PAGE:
In my own process, I have character development tools that I use before I start to draft. What is my character’s age, history, family life? Where does she live? How intelligent is he? Was she educated in school, or did she learn through experience? There are many fantastic worksheets and story creation tools available, and I use several to begin to form my characters in my mind.
I have a separate process for characterization after my first draft is complete and I’m into revisions. During the drafting process, I feel like I am creating the character; at the revision stage, I feel like I am discovering the character.
Part of that discovery process is learning what my characters lie about.
In some ways, uncovering your characters’ lies is similar to uncovering their secrets, which I wrote about here.
Everyone lies sometimes. Here are some examples:
We might lie to ourselves if the truth is too painful. For example, an addict might continuously tell herself that she is just “experimenting.” A student who cheats to become Valedictorian might lie to himself that everyone else cheats, too, so his cheating did no harm.
We might lie to our friends to cope with rivalry or jealousy. A person who feels outdone by a friend’s career success might lie about being offered a promotion at work.
We might lie to someone in authority to stay out of trouble. If a sixteen year old girl comes home after curfew, she might lie about a detour or an unexpected traffic back-up.
It might be true that everyone lies, but not everyone lies in the same way. Some only tell “white lies.” Some only commit “lies of omission,” (meaning they don’t correct a person who’s mistaken, especially if the mistake works to their benefit.) Others don’t think twice about weaving an elaborate tale if it makes them look good (a trait found in The Unreliable Narrator, which I wrote about here.) If we understand what a person lies about we can understand what they value, what they’re trying to protect, and what they fear.
Think of a person you know in life. It could be your boss or your best friend or your step-mother, but it should be someone with whom you interact frequently.
Think about the way that person sees himself. Think about how he feels about his life. Whether he is successful or struggling, whether she is content or full of angst, chances are that person is telling lies. Can you identify those lies from what you know about that person?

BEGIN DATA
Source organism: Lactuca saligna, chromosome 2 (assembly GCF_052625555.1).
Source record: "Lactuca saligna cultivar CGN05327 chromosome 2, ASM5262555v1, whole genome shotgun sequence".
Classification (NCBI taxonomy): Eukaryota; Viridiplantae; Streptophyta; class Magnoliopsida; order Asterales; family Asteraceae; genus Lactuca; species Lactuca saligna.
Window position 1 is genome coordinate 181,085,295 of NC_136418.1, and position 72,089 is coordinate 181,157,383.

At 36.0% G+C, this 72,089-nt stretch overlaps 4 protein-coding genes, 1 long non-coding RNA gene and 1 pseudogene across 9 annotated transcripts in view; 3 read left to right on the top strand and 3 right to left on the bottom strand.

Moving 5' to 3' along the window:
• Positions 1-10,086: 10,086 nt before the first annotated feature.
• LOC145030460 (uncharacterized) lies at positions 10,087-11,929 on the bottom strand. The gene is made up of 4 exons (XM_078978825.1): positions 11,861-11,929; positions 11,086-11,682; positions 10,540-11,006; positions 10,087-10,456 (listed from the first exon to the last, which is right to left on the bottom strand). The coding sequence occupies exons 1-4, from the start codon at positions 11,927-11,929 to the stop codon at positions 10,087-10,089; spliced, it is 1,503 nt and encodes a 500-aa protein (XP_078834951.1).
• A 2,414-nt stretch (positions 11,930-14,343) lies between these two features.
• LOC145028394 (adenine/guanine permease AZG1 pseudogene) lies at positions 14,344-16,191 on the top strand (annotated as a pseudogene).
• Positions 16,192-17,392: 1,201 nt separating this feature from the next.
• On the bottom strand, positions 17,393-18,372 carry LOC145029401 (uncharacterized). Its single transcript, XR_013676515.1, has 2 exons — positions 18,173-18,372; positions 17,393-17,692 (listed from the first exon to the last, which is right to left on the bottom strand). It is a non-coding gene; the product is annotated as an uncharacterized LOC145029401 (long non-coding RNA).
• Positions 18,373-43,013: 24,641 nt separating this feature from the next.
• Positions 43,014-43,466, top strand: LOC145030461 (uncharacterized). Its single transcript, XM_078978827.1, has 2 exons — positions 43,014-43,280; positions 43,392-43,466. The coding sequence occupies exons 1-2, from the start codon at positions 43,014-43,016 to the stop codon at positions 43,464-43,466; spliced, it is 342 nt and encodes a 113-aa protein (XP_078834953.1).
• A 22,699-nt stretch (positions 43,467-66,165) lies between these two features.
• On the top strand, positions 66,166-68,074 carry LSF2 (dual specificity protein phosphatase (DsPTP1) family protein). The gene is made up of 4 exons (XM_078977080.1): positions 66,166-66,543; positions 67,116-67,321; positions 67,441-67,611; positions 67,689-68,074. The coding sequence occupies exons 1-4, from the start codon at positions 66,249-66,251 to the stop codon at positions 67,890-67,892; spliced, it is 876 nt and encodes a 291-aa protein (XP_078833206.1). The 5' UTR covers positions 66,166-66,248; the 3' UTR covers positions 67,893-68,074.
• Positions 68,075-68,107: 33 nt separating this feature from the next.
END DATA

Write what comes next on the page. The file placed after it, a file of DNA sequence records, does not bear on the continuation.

Now think about your characters. How do they see themselves? How do they feel about their lives?
For each of your main characters, dig deep to discover their lies. Here are some questions that may help:
- Does she lie to herself? Does she lie about the present, the past, or both? Are there painful memories that she has “rewritten” to get rid of some of the pain?
- Does he lie to his friends? Which friends? Are they big lies or white lies? What purpose do they serve?
- Does she lie to her parents or other authority figures? Does she get away with it? What will happen if the lies come out?
There are countless more questions that could be asked, depending on your setting, time period, age of your characters, etc. This isn’t meant to be a comprehensive list, but a starting place. The answers you discover to some of these questions will likely lead you to ask new questions.
One of my favorite characters in fiction is a grand and well-accomplished liar—Jay Gatsby from The Great Gatsby. One of the many things that makes Fitzgerald’s masterpiece so intriguing is the shadowy line between Gatsby’s truth and his lies.
What do you think? Do you believe all characters lie? Do you search for lies when you create your own characters? Please add your thoughts in the comments.